[files] Stakeholders in have also called on government to urgently address the prices of foodstuffs before things get out of hand
Prices of some major foodstuffs have gone up by 100 per cent in South – West markets, with stakeholders expressing concern over the relentless increment, a survey by the News Agency of Nigeria (NAN) has shown.
Stakeholders in the zone have also called on government to urgently address the situation before things get out of hand.
Most of the respondents who spoke with NAN attributed the astronomical increase in the prices of foodstuffs to effects of the COVID-19 pandemic.
Others however, attributed the trend to increase in transport fares, caused by the recent increase in petrol price and the inability of farmers to produce enough food for domestic consumption, while the nation’s borders remain shut.
Some of the major foodstuffs particularly hit by the price hike include rice, beans, onion, maize, millet, sorghum, tomato, pepper, palm oil and yam.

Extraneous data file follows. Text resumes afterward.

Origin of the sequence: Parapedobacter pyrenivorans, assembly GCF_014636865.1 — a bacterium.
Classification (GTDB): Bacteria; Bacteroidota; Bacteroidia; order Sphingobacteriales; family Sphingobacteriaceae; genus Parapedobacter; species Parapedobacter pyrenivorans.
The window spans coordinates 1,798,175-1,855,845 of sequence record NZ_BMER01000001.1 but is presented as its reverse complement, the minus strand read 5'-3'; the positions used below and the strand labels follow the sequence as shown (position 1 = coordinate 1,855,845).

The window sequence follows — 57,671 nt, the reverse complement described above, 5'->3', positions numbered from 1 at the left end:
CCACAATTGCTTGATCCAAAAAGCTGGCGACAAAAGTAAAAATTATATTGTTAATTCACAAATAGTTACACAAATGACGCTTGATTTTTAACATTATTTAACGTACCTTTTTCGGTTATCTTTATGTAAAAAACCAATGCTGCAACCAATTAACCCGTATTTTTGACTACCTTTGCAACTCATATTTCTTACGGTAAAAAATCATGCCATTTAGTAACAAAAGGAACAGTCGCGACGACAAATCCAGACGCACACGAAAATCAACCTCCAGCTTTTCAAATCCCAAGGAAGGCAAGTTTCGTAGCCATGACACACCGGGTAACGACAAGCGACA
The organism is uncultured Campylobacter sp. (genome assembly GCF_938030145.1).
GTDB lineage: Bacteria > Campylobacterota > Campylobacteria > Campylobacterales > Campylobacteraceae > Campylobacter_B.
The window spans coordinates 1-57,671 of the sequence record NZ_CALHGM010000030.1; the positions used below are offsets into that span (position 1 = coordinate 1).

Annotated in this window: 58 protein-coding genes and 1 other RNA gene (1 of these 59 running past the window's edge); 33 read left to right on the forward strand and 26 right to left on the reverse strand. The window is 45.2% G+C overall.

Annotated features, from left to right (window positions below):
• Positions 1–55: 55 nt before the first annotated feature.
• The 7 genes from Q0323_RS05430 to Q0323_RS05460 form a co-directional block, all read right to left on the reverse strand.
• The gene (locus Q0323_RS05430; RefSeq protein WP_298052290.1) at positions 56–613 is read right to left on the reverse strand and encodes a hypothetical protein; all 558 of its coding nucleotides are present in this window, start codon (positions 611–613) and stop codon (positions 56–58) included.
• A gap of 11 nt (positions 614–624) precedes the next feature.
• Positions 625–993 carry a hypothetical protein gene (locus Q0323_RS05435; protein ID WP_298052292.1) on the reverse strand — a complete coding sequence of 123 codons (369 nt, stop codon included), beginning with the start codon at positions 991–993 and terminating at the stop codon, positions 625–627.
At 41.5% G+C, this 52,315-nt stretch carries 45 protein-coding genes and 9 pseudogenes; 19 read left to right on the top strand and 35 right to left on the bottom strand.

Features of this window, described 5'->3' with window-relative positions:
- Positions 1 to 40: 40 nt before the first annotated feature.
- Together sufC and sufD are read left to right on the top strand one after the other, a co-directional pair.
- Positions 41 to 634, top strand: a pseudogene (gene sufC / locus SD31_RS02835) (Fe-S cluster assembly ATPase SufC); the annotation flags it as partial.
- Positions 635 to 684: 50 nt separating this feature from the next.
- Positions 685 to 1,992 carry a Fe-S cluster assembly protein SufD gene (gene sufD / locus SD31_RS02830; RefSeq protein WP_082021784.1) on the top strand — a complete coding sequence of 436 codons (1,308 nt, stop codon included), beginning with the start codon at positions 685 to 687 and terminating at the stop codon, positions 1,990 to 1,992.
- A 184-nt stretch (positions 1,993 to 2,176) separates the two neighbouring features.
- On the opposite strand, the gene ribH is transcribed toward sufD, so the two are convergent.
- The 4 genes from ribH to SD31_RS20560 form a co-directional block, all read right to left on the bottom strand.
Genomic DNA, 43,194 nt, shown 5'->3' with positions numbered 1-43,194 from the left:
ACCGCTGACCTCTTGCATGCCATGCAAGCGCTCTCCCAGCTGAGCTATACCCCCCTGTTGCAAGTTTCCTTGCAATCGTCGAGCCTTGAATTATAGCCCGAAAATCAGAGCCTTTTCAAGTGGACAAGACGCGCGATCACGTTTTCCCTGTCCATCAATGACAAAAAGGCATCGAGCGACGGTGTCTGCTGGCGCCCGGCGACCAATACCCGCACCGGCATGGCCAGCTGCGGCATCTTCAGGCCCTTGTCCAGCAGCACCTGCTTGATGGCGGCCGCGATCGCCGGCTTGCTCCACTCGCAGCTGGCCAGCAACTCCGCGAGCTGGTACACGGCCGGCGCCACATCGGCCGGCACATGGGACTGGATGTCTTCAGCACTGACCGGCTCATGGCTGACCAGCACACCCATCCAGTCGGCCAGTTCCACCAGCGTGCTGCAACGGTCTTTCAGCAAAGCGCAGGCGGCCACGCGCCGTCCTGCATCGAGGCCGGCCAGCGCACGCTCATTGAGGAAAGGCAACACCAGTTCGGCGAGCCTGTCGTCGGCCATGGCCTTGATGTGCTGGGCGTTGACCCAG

NAN’ survey at the Ota market in Ogun showed that the price of onions had almost doubled within the last one month, as a bag, which was sold for N50,000 in October, is now sold between N90,000 and N100,000.
With respect to retail prices, four small pieces of onions, which were N50 in October are now N200.
NAN also observed that the prices of yam followed a similar pattern, as a dozen of big yam, which was sold for N4,800 in October, is now between N9,000 and N10,000.
Mr Saheed Ismaila, a yam seller at the popular Shasha market in Akure North Local Government Area of Ondo State, said five pieces of medium yam tubers, which were sold between N1,500 and N1,800 in October, are now between N2,500 and N3,000.
“We are selling based on how much we bought the item. We usually travel to Minna and Abuja to buy them and we have to add the cost of transport, hence the price increase,” Ismaila said.
Mrs Toyin Adams, who sells palm oil at Shasha market, Akure, said that a 25 – litre keg of palm oil, which used to cost N11,000 about a month ago, is now sold for N13,500.
“Only God knows what the future holds for foodstuff prices in the country,” Adams lamented.